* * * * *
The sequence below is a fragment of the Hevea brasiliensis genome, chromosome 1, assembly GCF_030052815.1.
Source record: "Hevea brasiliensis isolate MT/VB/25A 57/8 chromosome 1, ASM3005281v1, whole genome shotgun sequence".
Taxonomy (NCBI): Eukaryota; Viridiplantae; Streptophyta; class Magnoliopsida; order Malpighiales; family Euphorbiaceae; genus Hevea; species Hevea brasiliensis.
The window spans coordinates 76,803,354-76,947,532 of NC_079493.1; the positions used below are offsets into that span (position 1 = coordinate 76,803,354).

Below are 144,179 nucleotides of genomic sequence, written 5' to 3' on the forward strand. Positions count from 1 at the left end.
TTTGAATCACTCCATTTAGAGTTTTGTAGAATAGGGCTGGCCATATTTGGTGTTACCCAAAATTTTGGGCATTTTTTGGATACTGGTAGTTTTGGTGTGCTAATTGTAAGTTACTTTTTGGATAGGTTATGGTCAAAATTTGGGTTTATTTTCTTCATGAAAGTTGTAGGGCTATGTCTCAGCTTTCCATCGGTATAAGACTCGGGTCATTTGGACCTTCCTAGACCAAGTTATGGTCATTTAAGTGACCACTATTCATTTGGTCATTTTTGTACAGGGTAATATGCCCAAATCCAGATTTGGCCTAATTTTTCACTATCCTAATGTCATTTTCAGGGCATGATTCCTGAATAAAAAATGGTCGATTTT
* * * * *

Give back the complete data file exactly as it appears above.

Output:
The sequence below is a fragment of the Hevea brasiliensis genome, chromosome 1, assembly GCF_030052815.1.
Source record: "Hevea brasiliensis isolate MT/VB/25A 57/8 chromosome 1, ASM3005281v1, whole genome shotgun sequence".
Taxonomy (NCBI): Eukaryota; Viridiplantae; Streptophyta; class Magnoliopsida; order Malpighiales; family Euphorbiaceae; genus Hevea; species Hevea brasiliensis.
The window spans coordinates 76,803,354-76,947,532 of NC_079493.1; the positions used below are offsets into that span (position 1 = coordinate 76,803,354).

Below are 144,179 nucleotides of genomic sequence, written 5' to 3' on the forward strand. Positions count from 1 at the left end.
TTTGAATCACTCCATTTAGAGTTTTGTAGAATAGGGCTGGCCATATTTGGTGTTACCCAAAATTTTGGGCATTTTTTGGATACTGGTAGTTTTGGTGTGCTAATTGTAAGTTACTTTTTGGATAGGTTATGGTCAAAATTTGGGTTTATTTTCTTCATGAAAGTTGTAGGGCTATGTCTCAGCTTTCCATCGGTATAAGACTCGGGTCATTTGGACCTTCCTAGACCAAGTTATGGTCATTTAAGTGACCACTATTCATTTGGTCATTTTTGTACAGGGTAATATGCCCAAATCCAGATTTGGCCTAATTTTTCACTATCCTAATGTCATTTTCAGGGCATGATTCCTGAATAAAAAATGGTCGATTTT